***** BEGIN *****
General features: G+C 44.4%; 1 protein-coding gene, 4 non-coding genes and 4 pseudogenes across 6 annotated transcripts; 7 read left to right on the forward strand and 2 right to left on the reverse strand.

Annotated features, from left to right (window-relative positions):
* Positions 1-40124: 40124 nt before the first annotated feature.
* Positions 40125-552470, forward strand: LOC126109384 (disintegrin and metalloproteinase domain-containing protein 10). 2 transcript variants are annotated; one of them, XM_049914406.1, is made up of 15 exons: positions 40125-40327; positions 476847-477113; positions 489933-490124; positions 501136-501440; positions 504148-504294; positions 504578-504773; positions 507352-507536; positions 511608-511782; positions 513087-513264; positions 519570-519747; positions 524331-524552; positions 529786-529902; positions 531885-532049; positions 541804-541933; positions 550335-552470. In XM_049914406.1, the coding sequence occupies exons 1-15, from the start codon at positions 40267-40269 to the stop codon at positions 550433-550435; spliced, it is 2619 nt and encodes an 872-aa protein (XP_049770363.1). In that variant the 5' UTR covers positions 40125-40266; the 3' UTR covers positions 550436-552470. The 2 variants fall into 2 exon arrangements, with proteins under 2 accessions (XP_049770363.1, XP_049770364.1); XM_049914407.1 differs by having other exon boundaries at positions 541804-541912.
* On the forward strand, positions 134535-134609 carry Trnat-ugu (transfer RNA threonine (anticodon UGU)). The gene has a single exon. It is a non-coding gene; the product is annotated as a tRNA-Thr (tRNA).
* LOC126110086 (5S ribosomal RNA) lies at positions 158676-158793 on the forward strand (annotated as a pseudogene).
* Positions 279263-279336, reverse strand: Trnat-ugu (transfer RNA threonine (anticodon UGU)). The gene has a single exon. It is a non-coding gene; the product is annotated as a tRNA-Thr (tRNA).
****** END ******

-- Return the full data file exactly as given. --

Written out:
General features: G+C 44.4%; 1 protein-coding gene, 4 non-coding genes and 4 pseudogenes across 6 annotated transcripts; 7 read left to right on the forward strand and 2 right to left on the reverse strand.

Annotated features, from left to right (window-relative positions):
* Positions 1-40124: 40124 nt before the first annotated feature.
* Positions 40125-552470, forward strand: LOC126109384 (disintegrin and metalloproteinase domain-containing protein 10). 2 transcript variants are annotated; one of them, XM_049914406.1, is made up of 15 exons: positions 40125-40327; positions 476847-477113; positions 489933-490124; positions 501136-501440; positions 504148-504294; positions 504578-504773; positions 507352-507536; positions 511608-511782; positions 513087-513264; positions 519570-519747; positions 524331-524552; positions 529786-529902; positions 531885-532049; positions 541804-541933; positions 550335-552470. In XM_049914406.1, the coding sequence occupies exons 1-15, from the start codon at positions 40267-40269 to the stop codon at positions 550433-550435; spliced, it is 2619 nt and encodes an 872-aa protein (XP_049770363.1). In that variant the 5' UTR covers positions 40125-40266; the 3' UTR covers positions 550436-552470. The 2 variants fall into 2 exon arrangements, with proteins under 2 accessions (XP_049770363.1, XP_049770364.1); XM_049914407.1 differs by having other exon boundaries at positions 541804-541912.
* On the forward strand, positions 134535-134609 carry Trnat-ugu (transfer RNA threonine (anticodon UGU)). The gene has a single exon. It is a non-coding gene; the product is annotated as a tRNA-Thr (tRNA).
* LOC126110086 (5S ribosomal RNA) lies at positions 158676-158793 on the forward strand (annotated as a pseudogene).
* Positions 279263-279336, reverse strand: Trnat-ugu (transfer RNA threonine (anticodon UGU)). The gene has a single exon. It is a non-coding gene; the product is annotated as a tRNA-Thr (tRNA).